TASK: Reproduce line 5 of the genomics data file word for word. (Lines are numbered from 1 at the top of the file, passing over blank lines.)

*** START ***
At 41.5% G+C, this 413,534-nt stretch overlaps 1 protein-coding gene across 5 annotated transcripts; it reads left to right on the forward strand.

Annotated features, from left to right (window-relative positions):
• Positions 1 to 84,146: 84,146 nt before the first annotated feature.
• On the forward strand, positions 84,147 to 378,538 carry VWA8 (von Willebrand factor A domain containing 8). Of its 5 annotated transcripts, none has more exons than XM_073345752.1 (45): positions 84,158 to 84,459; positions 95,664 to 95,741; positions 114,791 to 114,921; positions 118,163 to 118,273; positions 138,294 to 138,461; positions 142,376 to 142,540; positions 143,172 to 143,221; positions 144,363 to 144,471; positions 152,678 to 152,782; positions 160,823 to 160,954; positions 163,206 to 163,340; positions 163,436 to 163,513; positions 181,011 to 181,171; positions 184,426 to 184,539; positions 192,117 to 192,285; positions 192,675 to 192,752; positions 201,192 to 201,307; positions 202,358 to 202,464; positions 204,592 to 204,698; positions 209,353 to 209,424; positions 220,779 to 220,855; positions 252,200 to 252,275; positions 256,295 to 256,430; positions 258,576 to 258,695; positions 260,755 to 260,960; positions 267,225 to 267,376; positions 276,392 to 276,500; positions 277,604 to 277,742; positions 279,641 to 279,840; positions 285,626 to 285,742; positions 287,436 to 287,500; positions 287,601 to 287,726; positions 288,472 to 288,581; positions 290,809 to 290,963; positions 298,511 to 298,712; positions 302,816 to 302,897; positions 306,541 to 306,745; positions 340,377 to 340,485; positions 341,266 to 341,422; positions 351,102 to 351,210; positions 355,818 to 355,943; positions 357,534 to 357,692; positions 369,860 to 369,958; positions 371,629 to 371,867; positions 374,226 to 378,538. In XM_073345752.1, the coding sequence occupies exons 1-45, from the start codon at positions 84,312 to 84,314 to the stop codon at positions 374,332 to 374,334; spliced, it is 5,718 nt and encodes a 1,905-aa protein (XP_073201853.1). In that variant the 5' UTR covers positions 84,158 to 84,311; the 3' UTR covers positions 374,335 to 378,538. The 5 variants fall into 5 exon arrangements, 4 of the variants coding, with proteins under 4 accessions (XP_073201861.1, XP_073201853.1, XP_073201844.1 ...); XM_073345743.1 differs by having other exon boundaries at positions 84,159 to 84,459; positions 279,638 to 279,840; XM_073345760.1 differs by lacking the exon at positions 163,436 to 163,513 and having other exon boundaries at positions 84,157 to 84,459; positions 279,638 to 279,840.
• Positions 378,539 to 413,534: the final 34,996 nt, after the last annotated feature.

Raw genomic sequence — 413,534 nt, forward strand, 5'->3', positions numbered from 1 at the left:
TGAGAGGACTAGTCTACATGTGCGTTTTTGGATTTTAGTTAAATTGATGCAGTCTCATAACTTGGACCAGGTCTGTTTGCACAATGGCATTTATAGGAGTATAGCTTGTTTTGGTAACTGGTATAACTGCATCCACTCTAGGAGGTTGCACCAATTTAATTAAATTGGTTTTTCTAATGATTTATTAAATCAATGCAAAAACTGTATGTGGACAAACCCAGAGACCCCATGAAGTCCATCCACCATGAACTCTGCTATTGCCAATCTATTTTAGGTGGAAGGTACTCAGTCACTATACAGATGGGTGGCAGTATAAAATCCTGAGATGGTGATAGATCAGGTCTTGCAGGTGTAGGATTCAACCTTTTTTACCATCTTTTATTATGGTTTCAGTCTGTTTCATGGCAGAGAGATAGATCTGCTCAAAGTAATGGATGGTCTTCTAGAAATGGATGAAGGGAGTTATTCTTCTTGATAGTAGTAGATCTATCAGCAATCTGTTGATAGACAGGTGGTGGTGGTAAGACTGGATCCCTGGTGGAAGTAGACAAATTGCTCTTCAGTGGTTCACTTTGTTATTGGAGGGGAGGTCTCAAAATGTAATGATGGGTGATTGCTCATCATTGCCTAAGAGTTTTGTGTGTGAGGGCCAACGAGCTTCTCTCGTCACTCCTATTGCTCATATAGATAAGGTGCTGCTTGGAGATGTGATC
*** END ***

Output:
• Positions 378,539 to 413,534: the final 34,996 nt, after the last annotated feature.